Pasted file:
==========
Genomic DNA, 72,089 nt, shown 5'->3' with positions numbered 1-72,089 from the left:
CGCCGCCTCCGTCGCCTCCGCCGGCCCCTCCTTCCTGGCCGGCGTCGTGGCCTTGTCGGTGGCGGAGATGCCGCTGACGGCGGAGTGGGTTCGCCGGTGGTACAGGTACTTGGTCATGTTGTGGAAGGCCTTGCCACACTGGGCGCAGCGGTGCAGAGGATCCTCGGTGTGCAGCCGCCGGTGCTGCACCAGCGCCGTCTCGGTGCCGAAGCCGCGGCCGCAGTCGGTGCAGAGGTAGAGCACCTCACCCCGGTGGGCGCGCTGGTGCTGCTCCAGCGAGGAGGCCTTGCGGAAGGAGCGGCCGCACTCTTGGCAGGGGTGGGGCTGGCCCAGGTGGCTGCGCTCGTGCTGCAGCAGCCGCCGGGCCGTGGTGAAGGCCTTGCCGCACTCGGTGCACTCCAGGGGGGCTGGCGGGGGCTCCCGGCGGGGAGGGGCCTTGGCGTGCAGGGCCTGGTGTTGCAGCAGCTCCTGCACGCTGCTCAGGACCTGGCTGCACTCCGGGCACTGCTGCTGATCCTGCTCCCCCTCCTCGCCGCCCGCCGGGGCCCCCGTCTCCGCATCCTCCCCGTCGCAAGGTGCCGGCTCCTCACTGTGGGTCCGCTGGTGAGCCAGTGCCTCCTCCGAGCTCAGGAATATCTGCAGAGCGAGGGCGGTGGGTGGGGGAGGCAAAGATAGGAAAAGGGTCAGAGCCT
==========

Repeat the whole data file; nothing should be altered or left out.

Genomic DNA, 72,089 nt, shown 5'->3' with positions numbered 1-72,089 from the left:
CGCCGCCTCCGTCGCCTCCGCCGGCCCCTCCTTCCTGGCCGGCGTCGTGGCCTTGTCGGTGGCGGAGATGCCGCTGACGGCGGAGTGGGTTCGCCGGTGGTACAGGTACTTGGTCATGTTGTGGAAGGCCTTGCCACACTGGGCGCAGCGGTGCAGAGGATCCTCGGTGTGCAGCCGCCGGTGCTGCACCAGCGCCGTCTCGGTGCCGAAGCCGCGGCCGCAGTCGGTGCAGAGGTAGAGCACCTCACCCCGGTGGGCGCGCTGGTGCTGCTCCAGCGAGGAGGCCTTGCGGAAGGAGCGGCCGCACTCTTGGCAGGGGTGGGGCTGGCCCAGGTGGCTGCGCTCGTGCTGCAGCAGCCGCCGGGCCGTGGTGAAGGCCTTGCCGCACTCGGTGCACTCCAGGGGGGCTGGCGGGGGCTCCCGGCGGGGAGGGGCCTTGGCGTGCAGGGCCTGGTGTTGCAGCAGCTCCTGCACGCTGCTCAGGACCTGGCTGCACTCCGGGCACTGCTGCTGATCCTGCTCCCCCTCCTCGCCGCCCGCCGGGGCCCCCGTCTCCGCATCCTCCCCGTCGCAAGGTGCCGGCTCCTCACTGTGGGTCCGCTGGTGAGCCAGTGCCTCCTCCGAGCTCAGGAATATCTGCAGAGCGAGGGCGGTGGGTGGGGGAGGCAAAGATAGGAAAAGGGTCAGAGCCT